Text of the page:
Students learn about how to pay for college
College students and their parents who need help to fill out the Free Application for Federal Student Aid (FAFSA) came to the annual College Goal Sunday workshop hosted by Naugatuck Valley Community College on Sunday, October 23. For prospective students and parents who haven’t filled out the application before, it can prove a daunting and often confusing task, so the event is aimed at simplifying the process.
On a bright, warm autumn afternoon, 60 staff, faculty, and students walked to raise funds for the Cystic Fibrosis Foundation. The walk, held on October 19, began at the College’s Atrium Plaza and was sponsored by the Student Government Association (SGA) and the Student Activities Department of NVCC. The SGA sold t-shirts featuring the Cystic Fibrosis Foundation logo and the NVCC logo on the front and the team name “Chelsea’s Champions” on the back. The shirts and team were created to honor a student who suffers from the illness and to raise money in her honor. The shirts, which have been on sale since September, are $10 each and all proceeds raised through their sale will go to the Cystic Fibrosis Foundation. Walkers completed one lap around the NVCC campus and celebrated the end of their walk with an after party where refreshments and music by New York-based EDM Trap band Trillmatik were enjoyed. The walk is part of the SGA/Student Activities “give back to the community initiative” which runs the entire academic year.
Naugatuck Valley Community College hosted a special evening of music and poetry featuring three award-winning writers and poets at Confluencia on October 12 in the College’s Playbox Theater. The evening began with music played by a student ensemble and refreshments and moved onto college President Daisy Cocco De Filippis, Ph.D., opening remarks followed by an “open mic” featuring NVCC students, faculty and staff, as well as members of the Greater Waterbury community who offered readings of original works as well as poetry and prose by noted writers.
Naugatuck Valley Community College inducted seven new students into the prestigious President’s Circle during an October 21st ceremony held in the Technology Hall Dining Room. Membership represents the highest honor a student may receive while matriculating at the College. Inductees have a minimum GPA of 3.4 and they represent a select group of outstanding achievers who serve as the College’s student ambassadors. President’s Circle ambassadors have the opportunity to attend major college events with the President and/or her Cabinet and lend voice to their experiences as NVCC students.
Naugatuck Valley Community College President Daisy Cocco De Filippis, Ph.D., led a discussion around stories of farming and El Cuento Del Cafecito, or, A Cafecito Story a book by Dominican-American author Julia Alvarez which was translated by President De Filippis. The event, which was hosted at the College on October 14, brought together students, faculty and staff from NVCC, and students from Hartford’s Prince Technical High School around narratives of coffee and farming. Helping coordinate the event was the Literacy Volunteers of Greater Waterbury, a community organization that offers free programs for adults in basic literacy, ESL, family literacy, and building workforce and job readiness skills.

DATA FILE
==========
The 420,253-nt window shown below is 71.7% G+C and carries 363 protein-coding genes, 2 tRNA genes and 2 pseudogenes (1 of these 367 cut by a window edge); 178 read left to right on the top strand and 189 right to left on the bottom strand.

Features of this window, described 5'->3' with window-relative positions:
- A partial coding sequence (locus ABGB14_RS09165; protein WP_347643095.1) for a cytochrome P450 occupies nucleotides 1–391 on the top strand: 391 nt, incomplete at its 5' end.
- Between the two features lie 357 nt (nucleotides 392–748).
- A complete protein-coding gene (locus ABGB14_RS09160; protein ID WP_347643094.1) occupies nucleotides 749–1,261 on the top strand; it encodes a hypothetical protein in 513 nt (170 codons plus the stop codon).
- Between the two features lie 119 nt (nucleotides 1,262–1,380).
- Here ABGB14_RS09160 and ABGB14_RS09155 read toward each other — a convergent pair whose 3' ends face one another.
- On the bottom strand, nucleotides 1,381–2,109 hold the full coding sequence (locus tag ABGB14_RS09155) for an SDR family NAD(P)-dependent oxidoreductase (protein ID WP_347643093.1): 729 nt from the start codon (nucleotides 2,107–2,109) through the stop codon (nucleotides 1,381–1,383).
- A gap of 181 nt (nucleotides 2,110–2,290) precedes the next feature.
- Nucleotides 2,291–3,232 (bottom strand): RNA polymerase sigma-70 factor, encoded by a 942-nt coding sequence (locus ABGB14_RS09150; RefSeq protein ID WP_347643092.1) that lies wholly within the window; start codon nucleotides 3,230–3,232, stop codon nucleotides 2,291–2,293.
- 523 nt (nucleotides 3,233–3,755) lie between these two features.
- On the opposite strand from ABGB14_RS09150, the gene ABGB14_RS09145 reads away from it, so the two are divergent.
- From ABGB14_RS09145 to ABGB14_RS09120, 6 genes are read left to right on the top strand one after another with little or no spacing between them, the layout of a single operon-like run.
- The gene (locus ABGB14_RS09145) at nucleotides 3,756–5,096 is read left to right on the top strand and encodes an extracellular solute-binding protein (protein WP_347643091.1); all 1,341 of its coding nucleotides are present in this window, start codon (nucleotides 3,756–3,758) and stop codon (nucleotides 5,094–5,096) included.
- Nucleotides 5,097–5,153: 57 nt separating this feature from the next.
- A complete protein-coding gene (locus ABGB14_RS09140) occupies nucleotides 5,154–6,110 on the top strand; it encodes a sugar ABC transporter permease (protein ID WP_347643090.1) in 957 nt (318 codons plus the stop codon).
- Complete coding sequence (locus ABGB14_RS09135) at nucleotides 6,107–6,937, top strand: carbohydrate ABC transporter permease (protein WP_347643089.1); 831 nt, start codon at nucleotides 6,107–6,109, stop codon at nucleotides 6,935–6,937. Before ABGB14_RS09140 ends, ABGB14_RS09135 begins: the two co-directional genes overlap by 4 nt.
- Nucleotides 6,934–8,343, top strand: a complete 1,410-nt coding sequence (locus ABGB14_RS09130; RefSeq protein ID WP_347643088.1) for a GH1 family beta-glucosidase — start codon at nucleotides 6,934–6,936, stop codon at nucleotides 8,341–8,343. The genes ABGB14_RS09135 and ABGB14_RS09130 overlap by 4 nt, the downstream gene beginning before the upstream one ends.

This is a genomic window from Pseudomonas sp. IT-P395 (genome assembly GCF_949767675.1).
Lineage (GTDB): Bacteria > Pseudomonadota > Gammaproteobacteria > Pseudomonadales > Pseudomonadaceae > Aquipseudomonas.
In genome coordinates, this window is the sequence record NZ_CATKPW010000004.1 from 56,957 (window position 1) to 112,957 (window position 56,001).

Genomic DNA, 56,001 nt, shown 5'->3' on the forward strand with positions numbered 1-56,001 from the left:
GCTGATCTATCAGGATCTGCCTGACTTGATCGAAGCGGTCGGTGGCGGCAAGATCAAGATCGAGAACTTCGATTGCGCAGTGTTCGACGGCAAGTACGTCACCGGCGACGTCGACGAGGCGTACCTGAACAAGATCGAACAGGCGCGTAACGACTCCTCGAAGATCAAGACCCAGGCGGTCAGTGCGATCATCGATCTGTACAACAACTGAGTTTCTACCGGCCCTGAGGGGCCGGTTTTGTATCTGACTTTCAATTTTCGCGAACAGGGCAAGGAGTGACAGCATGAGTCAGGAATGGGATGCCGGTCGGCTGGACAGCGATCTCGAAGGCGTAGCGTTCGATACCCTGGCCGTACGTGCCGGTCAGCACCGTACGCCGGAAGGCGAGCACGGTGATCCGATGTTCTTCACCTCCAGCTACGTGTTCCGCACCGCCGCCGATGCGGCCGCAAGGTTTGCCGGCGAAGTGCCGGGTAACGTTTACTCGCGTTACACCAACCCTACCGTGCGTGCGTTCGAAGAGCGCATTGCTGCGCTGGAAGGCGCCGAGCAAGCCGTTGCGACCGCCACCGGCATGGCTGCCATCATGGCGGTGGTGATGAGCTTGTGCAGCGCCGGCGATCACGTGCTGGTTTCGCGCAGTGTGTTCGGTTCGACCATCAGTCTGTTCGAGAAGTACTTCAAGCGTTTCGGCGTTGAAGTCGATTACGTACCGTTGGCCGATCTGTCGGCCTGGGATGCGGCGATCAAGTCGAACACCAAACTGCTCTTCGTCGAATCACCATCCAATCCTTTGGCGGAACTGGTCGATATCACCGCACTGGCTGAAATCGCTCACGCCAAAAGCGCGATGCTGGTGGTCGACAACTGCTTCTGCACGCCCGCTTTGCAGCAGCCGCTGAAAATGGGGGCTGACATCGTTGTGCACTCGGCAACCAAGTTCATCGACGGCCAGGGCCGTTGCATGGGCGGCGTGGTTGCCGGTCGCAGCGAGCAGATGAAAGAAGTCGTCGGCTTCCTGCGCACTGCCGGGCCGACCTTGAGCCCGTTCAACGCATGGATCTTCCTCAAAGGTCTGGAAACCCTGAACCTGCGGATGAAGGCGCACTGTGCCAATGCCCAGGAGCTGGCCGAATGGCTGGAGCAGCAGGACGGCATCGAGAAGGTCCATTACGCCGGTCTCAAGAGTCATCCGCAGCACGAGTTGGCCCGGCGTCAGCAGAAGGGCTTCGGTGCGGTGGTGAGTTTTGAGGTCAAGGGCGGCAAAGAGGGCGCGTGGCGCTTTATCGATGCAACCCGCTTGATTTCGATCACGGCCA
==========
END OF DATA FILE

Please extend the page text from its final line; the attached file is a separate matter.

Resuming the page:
Work and family obligations often compete with dreams of going to college. Naugatuck Valley Community College has created an affordable solution. Through the College’s new part-time accelerated weekend Business Management Certificate and/or degree program, students who work full-time can get an associate degree or certificate in Business Management. The new program offers the opportunity to complete a fully transferrable associate degree in two or three years, by attending part-time classes that meet on weekends. At both the Waterbury and Danbury campuses, classes will be held on Friday evenings, Saturdays (Sundays-Waterbury campus only.) Financial aid is available for qualified students.
The NASA CT Space Grant Consortium awarded 10 Community College Scholarships this Fall 2016 semester. Naugatuck Valley Community College students earned 6 of the 10 scholarships worth $1,500 each. The students were from different disciplines in the college represented by Josiel Batista Matos, Advanced Manufacturing Machine Technology; Lindsey Japa, Engineering Technology; Jody Jarvella, General Studies with an interest in Information Technology; Levi Reynolds, Math/Science with an interest in Physics; Andre Roscoe, Engineering Science; and Lanaya Shuler, Nursing. Each semester the NASA CT Space Grant Consortium gives 8-10 Community College Scholarships to students with an interest in a STEM field through a competitive proposal process. NVCC has had a strong showing among the scholarship recipients every semester since spring 2014, consistently at least two NVCC students have received scholarships.